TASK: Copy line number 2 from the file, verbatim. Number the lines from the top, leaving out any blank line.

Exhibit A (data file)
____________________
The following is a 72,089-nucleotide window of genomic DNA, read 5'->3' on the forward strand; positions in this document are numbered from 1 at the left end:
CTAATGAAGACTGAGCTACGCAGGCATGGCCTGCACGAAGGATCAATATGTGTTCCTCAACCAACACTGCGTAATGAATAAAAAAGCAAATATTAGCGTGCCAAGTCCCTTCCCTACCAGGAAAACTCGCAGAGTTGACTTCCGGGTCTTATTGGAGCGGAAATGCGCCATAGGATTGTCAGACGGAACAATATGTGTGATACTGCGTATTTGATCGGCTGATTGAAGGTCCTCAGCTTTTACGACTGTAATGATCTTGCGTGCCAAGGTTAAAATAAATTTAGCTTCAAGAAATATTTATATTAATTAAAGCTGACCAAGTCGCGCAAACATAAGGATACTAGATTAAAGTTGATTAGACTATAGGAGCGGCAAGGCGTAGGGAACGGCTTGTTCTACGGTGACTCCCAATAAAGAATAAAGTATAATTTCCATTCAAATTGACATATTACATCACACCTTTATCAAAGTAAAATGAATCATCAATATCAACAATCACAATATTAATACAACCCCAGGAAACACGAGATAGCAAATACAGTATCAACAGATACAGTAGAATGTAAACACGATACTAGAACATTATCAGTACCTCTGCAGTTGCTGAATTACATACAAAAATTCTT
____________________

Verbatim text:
CTAATGAAGACTGAGCTACGCAGGCATGGCCTGCACGAAGGATCAATATGTGTTCCTCAACCAACACTGCGTAATGAATAAAAAAGCAAATATTAGCGTGCCAAGTCCCTTCCCTACCAGGAAAACTCGCAGAGTTGACTTCCGGGTCTTATTGGAGCGGAAATGCGCCATAGGATTGTCAGACGGAACAATATGTGTGATACTGCGTATTTGATCGGCTGATTGAAGGTCCTCAGCTTTTACGACTGTAATGATCTTGCGTGCCAAGGTTAAAATAAATTTAGCTTCAAGAAATATTTATATTAATTAAAGCTGACCAAGTCGCGCAAACATAAGGATACTAGATTAAAGTTGATTAGACTATAGGAGCGGCAAGGCGTAGGGAACGGCTTGTTCTACGGTGACTCCCAATAAAGAATAAAGTATAATTTCCATTCAAATTGACATATTACATCACACCTTTATCAAAGTAAAATGAATCATCAATATCAACAATCACAATATTAATACAACCCCAGGAAACACGAGATAGCAAATACAGTATCAACAGATACAGTAGAATGTAAACACGATACTAGAACATTATCAGTACCTCTGCAGTTGCTGAATTACATACAAAAATTCTT